Make us your home page
Instagram

Tourist industry pitches Florida to the locals as recession puts brakes on travel

TAMPA — With nervous consumers looking for bargains, local tourist businesses are setting their sights on Florida residents this summer.

"People want to travel, but with less expense," Gregg Laskowski, a spokesman for AAA Auto Club South, told representatives from local hotels and attractions Thursday. "They want to stay closer to home."

Hotels, airlines and other travel-related companies nationwide have taken big hits recently, mostly from corporate frugality in the recession. The travel industry hopes a decent summer vacation season will stop the slide.

"We have to do whatever we can to rebuild confidence to travel to (places) close to you," said Mark Bonn, a Florida State hospitality professor and tourism researcher. "People need to think it's okay to take these trips and feel good about it."

A discount card for food and lodging deals for Floridians, called the Florida Backyard Card, will be unveiled next week by Gov. Charlie Crist and trade groups, the Florida Restaurant & Lodging Association.

AAA Auto Club South — with travel agencies in Florida, Georgia and Tennessee — will promote Tampa Bay attractions in its members magazine.

Bonn released some grim statistics for Hillsborough tourism last year. An estimated 16.1 million visitors came to the county, down 4.2 percent from 2007. They spent $2.73 billion, a 14 percent decline.

The number of overnight visitors rose 1 percent to 4.61 million. But on average, their stay was a half-day shorter at 3.6 days.

AAA reported slight declines last year in Florida travel for all five big travel holidays, from Memorial Day weekend through Christmas. "We can't see anything reversing that trend" for this year, Laskowski said.

Tourist industry pitches Florida to the locals as recession puts brakes on travel 03/19/09 [Last modified: Friday, March 20, 2009 12:11am]
Photo reprints | Article reprints

© 2017 Tampa Bay Times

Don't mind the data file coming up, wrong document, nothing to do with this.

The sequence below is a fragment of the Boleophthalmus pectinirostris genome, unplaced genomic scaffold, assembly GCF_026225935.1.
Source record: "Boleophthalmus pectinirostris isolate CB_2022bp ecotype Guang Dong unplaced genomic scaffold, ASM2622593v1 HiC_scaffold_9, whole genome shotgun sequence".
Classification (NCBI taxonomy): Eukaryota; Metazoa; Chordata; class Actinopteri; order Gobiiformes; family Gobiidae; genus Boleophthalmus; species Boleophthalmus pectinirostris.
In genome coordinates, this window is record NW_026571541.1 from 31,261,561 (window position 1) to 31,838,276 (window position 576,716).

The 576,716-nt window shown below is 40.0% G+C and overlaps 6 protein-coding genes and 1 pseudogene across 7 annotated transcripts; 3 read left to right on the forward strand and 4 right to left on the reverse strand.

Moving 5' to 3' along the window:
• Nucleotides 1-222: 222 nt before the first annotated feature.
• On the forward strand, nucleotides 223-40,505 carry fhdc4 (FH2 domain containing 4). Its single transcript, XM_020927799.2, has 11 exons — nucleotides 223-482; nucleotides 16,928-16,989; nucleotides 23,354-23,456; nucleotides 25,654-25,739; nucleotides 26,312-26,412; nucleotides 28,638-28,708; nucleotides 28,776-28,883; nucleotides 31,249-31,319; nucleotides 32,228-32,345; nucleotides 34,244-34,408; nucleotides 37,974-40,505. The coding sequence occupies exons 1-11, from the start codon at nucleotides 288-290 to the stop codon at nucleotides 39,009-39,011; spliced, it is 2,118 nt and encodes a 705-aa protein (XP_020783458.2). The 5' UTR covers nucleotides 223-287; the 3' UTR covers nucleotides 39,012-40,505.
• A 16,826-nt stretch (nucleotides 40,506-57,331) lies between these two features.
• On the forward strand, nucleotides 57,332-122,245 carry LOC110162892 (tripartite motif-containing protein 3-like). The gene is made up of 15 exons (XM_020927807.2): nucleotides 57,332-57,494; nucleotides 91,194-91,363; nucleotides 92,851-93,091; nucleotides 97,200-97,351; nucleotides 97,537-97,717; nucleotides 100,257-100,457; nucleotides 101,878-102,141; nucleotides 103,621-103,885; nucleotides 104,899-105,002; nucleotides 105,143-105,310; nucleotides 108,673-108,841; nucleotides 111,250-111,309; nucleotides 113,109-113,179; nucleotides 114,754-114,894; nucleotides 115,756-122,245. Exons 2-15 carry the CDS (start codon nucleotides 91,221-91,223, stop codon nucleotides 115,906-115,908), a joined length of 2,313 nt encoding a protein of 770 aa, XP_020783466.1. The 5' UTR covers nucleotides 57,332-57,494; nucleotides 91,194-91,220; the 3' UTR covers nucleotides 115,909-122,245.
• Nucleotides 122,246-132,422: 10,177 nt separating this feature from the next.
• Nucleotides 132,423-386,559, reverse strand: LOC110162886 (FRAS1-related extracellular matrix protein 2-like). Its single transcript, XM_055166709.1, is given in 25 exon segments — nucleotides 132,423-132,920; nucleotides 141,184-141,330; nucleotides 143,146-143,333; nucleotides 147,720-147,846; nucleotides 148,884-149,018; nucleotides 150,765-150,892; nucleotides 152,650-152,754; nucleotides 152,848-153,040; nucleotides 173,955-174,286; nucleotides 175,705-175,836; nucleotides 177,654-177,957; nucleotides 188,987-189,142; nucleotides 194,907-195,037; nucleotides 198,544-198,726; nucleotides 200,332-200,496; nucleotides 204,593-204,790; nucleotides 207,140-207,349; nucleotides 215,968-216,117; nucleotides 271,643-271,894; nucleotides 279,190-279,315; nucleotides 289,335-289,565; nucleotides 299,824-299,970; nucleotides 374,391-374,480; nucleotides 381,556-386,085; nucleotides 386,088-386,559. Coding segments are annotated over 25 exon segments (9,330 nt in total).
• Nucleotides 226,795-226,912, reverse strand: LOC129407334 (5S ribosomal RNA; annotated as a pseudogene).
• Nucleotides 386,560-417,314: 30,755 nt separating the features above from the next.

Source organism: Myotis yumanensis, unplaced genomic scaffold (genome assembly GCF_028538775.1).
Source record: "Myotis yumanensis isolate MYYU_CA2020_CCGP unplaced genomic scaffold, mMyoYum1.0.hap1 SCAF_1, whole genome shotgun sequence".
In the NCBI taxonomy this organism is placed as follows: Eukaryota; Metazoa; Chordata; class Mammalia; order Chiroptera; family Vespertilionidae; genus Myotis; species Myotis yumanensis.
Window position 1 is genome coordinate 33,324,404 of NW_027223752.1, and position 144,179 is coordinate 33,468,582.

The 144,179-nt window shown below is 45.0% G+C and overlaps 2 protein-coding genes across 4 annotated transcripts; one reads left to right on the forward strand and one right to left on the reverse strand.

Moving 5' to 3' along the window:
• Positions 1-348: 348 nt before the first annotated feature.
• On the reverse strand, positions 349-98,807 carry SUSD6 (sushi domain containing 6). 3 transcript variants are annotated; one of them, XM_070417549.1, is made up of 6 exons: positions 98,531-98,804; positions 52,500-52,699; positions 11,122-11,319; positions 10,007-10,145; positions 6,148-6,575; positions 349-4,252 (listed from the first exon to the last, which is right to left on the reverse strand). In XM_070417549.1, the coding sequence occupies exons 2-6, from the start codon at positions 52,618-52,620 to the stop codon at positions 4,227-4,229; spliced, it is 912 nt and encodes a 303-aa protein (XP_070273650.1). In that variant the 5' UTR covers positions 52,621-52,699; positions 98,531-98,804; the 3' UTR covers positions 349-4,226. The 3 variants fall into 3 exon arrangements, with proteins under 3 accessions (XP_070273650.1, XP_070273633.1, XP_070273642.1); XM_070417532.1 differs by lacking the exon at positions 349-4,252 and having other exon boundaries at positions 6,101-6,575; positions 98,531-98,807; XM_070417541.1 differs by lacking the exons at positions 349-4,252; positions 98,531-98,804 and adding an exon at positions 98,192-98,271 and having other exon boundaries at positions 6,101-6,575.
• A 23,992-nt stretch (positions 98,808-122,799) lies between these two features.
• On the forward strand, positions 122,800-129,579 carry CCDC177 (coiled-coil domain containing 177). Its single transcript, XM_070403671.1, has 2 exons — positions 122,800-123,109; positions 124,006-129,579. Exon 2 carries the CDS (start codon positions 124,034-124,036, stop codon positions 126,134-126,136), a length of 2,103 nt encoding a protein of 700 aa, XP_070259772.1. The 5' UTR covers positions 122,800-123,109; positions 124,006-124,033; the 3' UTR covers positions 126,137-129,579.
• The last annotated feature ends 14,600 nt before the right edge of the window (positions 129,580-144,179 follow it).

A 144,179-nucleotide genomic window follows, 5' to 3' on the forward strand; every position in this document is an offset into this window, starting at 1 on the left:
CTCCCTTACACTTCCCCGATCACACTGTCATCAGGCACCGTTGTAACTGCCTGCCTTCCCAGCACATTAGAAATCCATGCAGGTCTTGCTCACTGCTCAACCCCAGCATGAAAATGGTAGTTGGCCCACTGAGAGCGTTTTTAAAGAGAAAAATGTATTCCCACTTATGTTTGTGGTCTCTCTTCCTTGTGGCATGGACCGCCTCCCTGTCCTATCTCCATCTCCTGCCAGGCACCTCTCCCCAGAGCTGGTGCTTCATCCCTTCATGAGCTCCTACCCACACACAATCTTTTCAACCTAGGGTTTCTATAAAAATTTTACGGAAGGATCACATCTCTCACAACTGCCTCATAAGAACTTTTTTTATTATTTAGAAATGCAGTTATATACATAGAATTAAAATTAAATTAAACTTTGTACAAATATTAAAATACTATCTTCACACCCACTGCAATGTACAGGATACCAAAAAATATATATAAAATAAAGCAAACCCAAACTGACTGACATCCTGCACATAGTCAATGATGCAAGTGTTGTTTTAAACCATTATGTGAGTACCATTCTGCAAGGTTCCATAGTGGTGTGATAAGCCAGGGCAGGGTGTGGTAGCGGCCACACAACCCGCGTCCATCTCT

Join the discussion: Click to view comments, add yours

Loading...
  1. Carrollwood fitness center employs scientific protocol to help clients

    Business

    In 2005, Al Roach and Virginia Phillips, husband and wife, opened 20 Minutes to Fitness in Lakewood Ranch, and last month they opened the doors to their new location in Carrollwood.

    Preston Fisher, a personal fitness coach at 20 Minutes To Fitness, stands with an iPad while general manager/owner Angela Begin conducts an equipment demonstration. The iPad is used to track each client's information and progress. I also included one shot of just the equipment. The center recently opened in Carrollwood. Photo by Danielle Hauser.
  2. Olive Tree branches out to Wesley Chapel

    Business

    WESLEY CHAPEL — When it came time to open a second location of The Olive Tree, owners John and Donna Woelfel, decided that Wesley Chapel was the perfect place.

    The Olive Tree expands its offerings of "ultra premium?€ extra virgin olive oils (EVOO) to a second location in Wesley Chapel. Photo by Danielle Hauser.
  3. Massachusetts firm buys Tampa's Element apartment tower

    Real Estate

    TAMPA — Downtown Tampa's Element apartment tower sold this week to a Massachusetts-based real estate investment company that plans to upgrade the skyscraper's amenities and operate it long-term as a rental community.

    The Element apartment high-rise at 808 N Franklin St. in downtown Tampa has been sold to a Northland Investment Corp., a Massachusetts-based real estate investment company. JIM DAMASKE  |  Times
  4. New York town approves Legoland proposal

    News

    GOSHEN, N.Y. — New York is one step closer to a Lego dreamland. Goshen, a small town about fifty miles northwest of the Big Apple, has approved the site plan for a $500 million Legoland amusement park.

    A small New York town, Goshen approved the site plan for a $500 million Legoland amusement park. Legoland Florida is in Winter Haven. [Times file  photo]
  5. Jordan Park to get $20 million makeover and new senior housing

    Real Estate

    By WAVENEY ANN MOORE

    Times Staff Writer

    ST. PETERSBURG —The St. Petersburg Housing Authority, which bought back the troubled Jordan Park public housing complex this year, plans to spend about $20 million to improve the 237-unit property and construct a new three-story building for …

    Jordan Park, the historic public housing complex, is back in the hands of the St. Petersburg Housing Authority. The agency is working to improve the 237-unit complex. But the latest plan to build a new three-story building for seniors will mean 31 families have to find new homes. [LARA CERRI   |   Tampa Bay Times]